> > I will admit it straight off I am a n00b, I have no experience in
    > > embedded development what so ever. However I want to learn, if I
    > > google it all i get is a load of comerical links that are irrelevent,
    > > so I am asking here in the hope someone will point me in the right
    > > direction.

    >
    > > The required specs of the device I want to endup with:
    > > 1x ethernet
    > > 1x(or preferably more) USB port (A-type receptacle)
    > > 1x Low end cpu 100Hhz-200Mhz
    > > ~64Mb of flash (more is better)
    > > as much ram as feasible
    > > ----------

    >
    > TS-7200
    >
    > http://www.embeddedarm.com/
    >
    > j


    Thanks for all the replies.. I haven't had a chance yet to fully read
    all the links but I will do so later this evening or tomorrow.
    All tips/advice are welcome, so keep em coming..

    Regards,

    Ryan McLean

  10. Re: Beginning Embedded Development

    Hi all

    I'm working with ryan on the project he mentioned, so I thought I'd
    make an appearance in the group and add my two pennies worth

    We're looking for a SBC that runs a linux kernel ideally, that we can
    customise and to make a small, low-power and (eventually) reasonably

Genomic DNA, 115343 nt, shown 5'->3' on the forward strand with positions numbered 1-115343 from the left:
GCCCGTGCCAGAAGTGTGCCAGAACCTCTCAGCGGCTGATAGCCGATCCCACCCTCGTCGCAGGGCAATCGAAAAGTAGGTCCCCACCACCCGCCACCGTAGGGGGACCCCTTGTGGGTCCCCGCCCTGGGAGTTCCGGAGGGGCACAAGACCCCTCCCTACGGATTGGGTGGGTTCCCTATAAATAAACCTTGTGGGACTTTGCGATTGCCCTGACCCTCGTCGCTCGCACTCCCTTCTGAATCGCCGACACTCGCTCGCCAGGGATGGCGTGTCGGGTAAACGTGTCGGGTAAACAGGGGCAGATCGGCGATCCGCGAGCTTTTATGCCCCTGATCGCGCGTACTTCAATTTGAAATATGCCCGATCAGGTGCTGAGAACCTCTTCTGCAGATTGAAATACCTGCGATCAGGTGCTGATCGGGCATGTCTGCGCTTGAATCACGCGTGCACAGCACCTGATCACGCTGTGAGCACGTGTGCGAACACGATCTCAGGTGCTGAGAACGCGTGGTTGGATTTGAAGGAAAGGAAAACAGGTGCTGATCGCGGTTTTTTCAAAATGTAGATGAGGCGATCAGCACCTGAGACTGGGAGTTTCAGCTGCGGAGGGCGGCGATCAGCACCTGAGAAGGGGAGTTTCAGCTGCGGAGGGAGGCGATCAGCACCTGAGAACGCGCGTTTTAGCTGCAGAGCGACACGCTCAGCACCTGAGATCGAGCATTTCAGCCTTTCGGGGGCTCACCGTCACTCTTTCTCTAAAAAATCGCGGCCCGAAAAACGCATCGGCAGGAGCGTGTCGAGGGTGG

inexpensive box that can perform a number of functions.

    We've lots of programming, networking, database, smtp experience (the
    list goes on...) but simply no experience of embedded platforms. Of
    course, we *could* use a PC motherboard, but we're both the "in at the
    deep end type" and are quite excited about programming a completely
    for a completely different platform, instead of just tickling the
    surface by using PC parts.

    So I'd second Ryan's questions....

    In terms of development, what do we need to invest in? If someone can
    tell us what software and hardware we'd be needing to get, in order to
    program for, and compile on, these SBCs then we'd be very grateful.

    The Kwikbyte boards (as Ryan mentioned) are the starting point for us
    - but there simply isn't enough info about them on their website. I
    plan to call them next week, but I'd certainly rather know a bit more
    about what I was talking about before i do

    So...a typical development setup consists of ___________________
    (anyone?)

    Thanks

    Ben




    On 21 Mar, 19:05, Pvt Ryan wrote: